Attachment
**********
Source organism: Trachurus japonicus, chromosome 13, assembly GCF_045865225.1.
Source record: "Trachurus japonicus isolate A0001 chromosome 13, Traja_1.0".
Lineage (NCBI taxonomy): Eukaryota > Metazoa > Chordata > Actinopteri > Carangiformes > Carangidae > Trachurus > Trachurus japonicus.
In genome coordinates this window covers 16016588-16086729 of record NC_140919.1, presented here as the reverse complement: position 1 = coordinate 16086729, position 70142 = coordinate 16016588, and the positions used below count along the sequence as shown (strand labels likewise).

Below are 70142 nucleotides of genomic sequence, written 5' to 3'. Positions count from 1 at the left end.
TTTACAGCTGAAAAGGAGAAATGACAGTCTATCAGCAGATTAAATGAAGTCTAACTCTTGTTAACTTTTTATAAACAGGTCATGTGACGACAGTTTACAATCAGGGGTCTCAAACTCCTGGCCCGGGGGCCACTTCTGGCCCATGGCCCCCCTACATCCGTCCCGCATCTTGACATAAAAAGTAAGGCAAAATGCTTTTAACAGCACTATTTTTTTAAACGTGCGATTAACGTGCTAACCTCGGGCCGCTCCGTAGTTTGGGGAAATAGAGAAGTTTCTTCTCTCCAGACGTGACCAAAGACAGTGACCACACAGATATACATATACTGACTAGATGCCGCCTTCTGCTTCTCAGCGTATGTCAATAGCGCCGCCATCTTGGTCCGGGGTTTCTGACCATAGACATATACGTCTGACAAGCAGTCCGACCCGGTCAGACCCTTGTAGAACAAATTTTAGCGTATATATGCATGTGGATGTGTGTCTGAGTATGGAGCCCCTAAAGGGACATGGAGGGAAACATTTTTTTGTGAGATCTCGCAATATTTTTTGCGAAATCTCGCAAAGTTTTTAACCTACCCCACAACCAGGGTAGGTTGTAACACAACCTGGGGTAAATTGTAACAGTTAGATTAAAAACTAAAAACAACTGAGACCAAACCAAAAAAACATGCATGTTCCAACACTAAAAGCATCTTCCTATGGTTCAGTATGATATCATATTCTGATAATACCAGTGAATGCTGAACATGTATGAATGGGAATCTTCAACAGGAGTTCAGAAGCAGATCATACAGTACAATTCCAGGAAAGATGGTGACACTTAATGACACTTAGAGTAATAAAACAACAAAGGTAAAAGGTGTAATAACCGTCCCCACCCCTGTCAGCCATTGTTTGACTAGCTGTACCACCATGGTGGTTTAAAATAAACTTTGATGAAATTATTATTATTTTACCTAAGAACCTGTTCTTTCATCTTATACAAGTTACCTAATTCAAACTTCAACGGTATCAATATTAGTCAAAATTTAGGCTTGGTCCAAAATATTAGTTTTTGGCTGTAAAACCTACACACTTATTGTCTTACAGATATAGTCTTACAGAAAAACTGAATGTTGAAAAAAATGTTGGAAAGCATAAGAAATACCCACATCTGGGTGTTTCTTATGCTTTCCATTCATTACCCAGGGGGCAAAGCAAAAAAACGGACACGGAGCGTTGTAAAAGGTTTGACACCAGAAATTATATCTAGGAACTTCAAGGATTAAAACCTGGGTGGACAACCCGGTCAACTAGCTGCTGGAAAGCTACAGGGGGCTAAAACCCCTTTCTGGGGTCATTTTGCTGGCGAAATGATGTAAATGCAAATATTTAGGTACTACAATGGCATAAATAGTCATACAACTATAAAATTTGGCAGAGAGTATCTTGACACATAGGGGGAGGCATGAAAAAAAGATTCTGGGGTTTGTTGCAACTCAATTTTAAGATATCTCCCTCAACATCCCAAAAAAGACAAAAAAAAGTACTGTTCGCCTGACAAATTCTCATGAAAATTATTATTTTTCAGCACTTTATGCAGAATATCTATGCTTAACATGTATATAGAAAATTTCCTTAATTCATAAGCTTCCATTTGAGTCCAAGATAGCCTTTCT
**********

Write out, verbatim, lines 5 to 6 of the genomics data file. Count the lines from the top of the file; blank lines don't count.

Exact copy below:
Below are 70142 nucleotides of genomic sequence, written 5' to 3'. Positions count from 1 at the left end.
TTTACAGCTGAAAAGGAGAAATGACAGTCTATCAGCAGATTAAATGAAGTCTAACTCTTGTTAACTTTTTATAAACAGGTCATGTGACGACAGTTTACAATCAGGGGTCTCAAACTCCTGGCCCGGGGGCCACTTCTGGCCCATGGCCCCCCTACATCCGTCCCGCATCTTGACATAAAAAGTAAGGCAAAATGCTTTTAACAGCACTATTTTTTTAAACGTGCGATTAACGTGCTAACCTCGGGCCGCTCCGTAGTTTGGGGAAATAGAGAAGTTTCTTCTCTCCAGACGTGACCAAAGACAGTGACCACACAGATATACATATACTGACTAGATGCCGCCTTCTGCTTCTCAGCGTATGTCAATAGCGCCGCCATCTTGGTCCGGGGTTTCTGACCATAGACATATACGTCTGACAAGCAGTCCGACCCGGTCAGACCCTTGTAGAACAAATTTTAGCGTATATATGCATGTGGATGTGTGTCTGAGTATGGAGCCCCTAAAGGGACATGGAGGGAAACATTTTTTTGTGAGATCTCGCAATATTTTTTGCGAAATCTCGCAAAGTTTTTAACCTACCCCACAACCAGGGTAGGTTGTAACACAACCTGGGGTAAATTGTAACAGTTAGATTAAAAACTAAAAACAACTGAGACCAAACCAAAAAAACATGCATGTTCCAACACTAAAAGCATCTTCCTATGGTTCAGTATGATATCATATTCTGATAATACCAGTGAATGCTGAACATGTATGAATGGGAATCTTCAACAGGAGTTCAGAAGCAGATCATACAGTACAATTCCAGGAAAGATGGTGACACTTAATGACACTTAGAGTAATAAAACAACAAAGGTAAAAGGTGTAATAACCGTCCCCACCCCTGTCAGCCATTGTTTGACTAGCTGTACCACCATGGTGGTTTAAAATAAACTTTGATGAAATTATTATTATTTTACCTAAGAACCTGTTCTTTCATCTTATACAAGTTACCTAATTCAAACTTCAACGGTATCAATATTAGTCAAAATTTAGGCTTGGTCCAAAATATTAGTTTTTGGCTGTAAAACCTACACACTTATTGTCTTACAGATATAGTCTTACAGAAAAACTGAATGTTGAAAAAAATGTTGGAAAGCATAAGAAATACCCACATCTGGGTGTTTCTTATGCTTTCCATTCATTACCCAGGGGGCAAAGCAAAAAAACGGACACGGAGCGTTGTAAAAGGTTTGACACCAGAAATTATATCTAGGAACTTCAAGGATTAAAACCTGGGTGGACAACCCGGTCAACTAGCTGCTGGAAAGCTACAGGGGGCTAAAACCCCTTTCTGGGGTCATTTTGCTGGCGAAATGATGTAAATGCAAATATTTAGGTACTACAATGGCATAAATAGTCATACAACTATAAAATTTGGCAGAGAGTATCTTGACACATAGGGGGAGGCATGAAAAAAAGATTCTGGGGTTTGTTGCAACTCAATTTTAAGATATCTCCCTCAACATCCCAAAAAAGACAAAAAAAAGTACTGTTCGCCTGACAAATTCTCATGAAAATTATTATTTTTCAGCACTTTATGCAGAATATCTATGCTTAACATGTATATAGAAAATTTCCTTAATTCATAAGCTTCCATTTGAGTCCAAGATAGCCTTTCT